WASHINGTON A House committee voted yesterday to increase from $27,500 to $500,000 the fines that could be imposed on broadcasters for airing indecent material.
A House Energy and Commerce Committee subcommittee had approved a tenfold increase, to $275,000, in fines the Federal Communications Commission could impose for each indecency violation. But the full committee voted 49-1 yesterday to nearly double that.
“Personal responsibility is as important a freedom as free speech,” said Rep. Joe Barton, R-Texas, the committee’s chairman. “America’s responsible parents seek to raise their children with a strong sense of responsibility for their actions why should performers be excluded from this expectation?”
The measure now goes to the full House. The Senate Commerce Committee is to consider its version of the legislation next week.
“We are finally gaining ground in the fight to clean up the public airwaves,” said Rep. Fred Upton, R-Mich. “Just last week at our hearing, two out of three networks testifying NBC and ABC said that our bill to raise the fines for indecency tenfold would not be a deterrent to clean up the airwaves. We heard them loud and clear and now we raise the penalty to $500,000.”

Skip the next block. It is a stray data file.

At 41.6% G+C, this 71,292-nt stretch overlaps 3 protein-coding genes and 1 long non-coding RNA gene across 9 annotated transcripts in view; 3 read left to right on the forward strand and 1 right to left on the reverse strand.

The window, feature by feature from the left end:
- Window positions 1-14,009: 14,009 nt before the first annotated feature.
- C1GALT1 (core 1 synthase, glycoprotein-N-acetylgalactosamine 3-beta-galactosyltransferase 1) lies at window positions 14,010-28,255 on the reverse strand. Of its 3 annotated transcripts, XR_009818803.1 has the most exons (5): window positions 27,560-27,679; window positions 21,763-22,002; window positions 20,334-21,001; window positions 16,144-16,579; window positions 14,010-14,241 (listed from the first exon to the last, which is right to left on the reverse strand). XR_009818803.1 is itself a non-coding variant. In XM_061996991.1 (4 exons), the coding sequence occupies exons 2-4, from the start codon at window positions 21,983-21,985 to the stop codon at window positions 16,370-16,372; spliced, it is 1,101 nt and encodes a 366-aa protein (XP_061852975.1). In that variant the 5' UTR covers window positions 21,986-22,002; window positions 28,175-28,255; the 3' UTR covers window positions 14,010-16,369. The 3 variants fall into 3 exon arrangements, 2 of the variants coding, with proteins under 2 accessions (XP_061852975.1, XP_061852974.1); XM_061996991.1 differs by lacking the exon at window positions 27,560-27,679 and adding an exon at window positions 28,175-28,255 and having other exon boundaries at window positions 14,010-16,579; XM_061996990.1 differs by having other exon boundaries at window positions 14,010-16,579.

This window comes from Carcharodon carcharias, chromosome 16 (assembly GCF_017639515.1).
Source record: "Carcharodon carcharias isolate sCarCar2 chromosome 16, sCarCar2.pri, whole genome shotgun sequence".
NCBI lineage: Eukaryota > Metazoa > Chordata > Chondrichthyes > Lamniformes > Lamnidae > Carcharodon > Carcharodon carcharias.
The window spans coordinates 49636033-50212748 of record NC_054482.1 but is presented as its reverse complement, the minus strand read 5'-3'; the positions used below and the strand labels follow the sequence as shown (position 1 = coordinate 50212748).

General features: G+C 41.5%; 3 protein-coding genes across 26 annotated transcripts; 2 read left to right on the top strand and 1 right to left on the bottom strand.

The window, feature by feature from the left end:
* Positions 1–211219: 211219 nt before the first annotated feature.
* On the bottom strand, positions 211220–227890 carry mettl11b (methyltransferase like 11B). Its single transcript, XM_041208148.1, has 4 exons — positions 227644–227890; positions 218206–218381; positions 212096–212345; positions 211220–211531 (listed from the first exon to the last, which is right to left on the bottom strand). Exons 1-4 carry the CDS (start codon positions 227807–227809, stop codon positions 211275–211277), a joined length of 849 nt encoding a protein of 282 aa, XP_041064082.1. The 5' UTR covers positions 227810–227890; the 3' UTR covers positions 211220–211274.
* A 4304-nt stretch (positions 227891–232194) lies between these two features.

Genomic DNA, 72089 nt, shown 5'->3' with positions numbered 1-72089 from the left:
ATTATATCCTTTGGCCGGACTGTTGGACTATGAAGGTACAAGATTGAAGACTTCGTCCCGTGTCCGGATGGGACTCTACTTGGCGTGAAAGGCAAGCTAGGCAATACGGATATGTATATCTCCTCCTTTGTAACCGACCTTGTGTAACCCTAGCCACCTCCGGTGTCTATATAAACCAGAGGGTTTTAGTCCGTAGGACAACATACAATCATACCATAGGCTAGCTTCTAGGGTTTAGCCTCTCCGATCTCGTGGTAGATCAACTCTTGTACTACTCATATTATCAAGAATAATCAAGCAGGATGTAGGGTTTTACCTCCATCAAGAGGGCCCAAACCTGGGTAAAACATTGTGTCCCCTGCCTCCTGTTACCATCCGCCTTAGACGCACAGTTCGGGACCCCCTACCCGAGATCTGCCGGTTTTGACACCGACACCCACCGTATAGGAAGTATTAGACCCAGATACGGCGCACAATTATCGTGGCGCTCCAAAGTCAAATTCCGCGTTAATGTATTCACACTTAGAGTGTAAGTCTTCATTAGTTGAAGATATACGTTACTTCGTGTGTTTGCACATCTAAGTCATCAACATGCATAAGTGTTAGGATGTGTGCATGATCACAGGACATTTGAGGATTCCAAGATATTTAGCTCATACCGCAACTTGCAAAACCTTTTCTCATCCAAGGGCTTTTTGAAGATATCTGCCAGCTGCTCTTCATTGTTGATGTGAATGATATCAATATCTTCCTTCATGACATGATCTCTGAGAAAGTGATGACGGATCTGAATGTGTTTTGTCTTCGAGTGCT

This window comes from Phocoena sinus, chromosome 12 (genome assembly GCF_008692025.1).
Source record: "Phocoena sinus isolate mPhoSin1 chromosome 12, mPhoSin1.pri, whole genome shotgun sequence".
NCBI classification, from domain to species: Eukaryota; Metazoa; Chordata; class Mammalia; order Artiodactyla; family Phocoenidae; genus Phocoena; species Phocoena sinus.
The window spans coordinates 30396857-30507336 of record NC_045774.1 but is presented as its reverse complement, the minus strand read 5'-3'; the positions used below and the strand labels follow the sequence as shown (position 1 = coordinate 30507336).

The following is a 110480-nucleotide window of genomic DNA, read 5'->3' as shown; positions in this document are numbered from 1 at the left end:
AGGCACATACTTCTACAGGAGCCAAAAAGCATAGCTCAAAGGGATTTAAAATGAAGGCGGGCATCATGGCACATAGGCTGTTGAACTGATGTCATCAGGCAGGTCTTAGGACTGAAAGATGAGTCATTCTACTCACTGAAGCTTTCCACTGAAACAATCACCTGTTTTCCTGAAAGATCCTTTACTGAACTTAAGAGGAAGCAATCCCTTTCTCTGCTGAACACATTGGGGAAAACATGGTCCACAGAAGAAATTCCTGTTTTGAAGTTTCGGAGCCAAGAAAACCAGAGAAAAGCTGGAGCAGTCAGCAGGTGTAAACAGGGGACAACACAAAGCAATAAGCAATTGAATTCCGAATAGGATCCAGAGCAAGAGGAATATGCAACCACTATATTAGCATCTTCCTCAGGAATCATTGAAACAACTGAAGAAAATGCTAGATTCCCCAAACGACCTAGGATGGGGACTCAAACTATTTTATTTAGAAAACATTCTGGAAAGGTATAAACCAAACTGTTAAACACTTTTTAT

National Association of Broadcasters President Edward Fritts said the group prefers voluntary industry initiatives to government regulation when dealing with programming issues. He pointed out that just recently, a number of broadcasters have taken steps to address concerns of parents and policy-makers.
The measure comes at a time when broadcasters are responding to pressure from federal regulators and lawmakers who say too much of radio and TV programming has become unsuitable for children.
Clear Channel recently fired a disc jockey for the “Bubba the Love Sponge” show. The program, which aired on stations in Florida, recently brought a $755,000 proposed fine from the FCC for sexually explicit content and other alleged indecency violations.
Clear Channel then announced it would suspend any personality accused of airing indecent programming and would ask its DJs to share in any financial penalties. It also suspended broadcasts of the Howard Stern show on its six stations that carry it, citing sexually graphic content from a broadcast.
Under FCC rules and federal law, radio stations and over-the-air television channels cannot air material that refers to sexual and excretory functions between 6 a.m. and 10 p.m., when children may be tuning in. The rules do not apply to cable and satellite channels and satellite radio.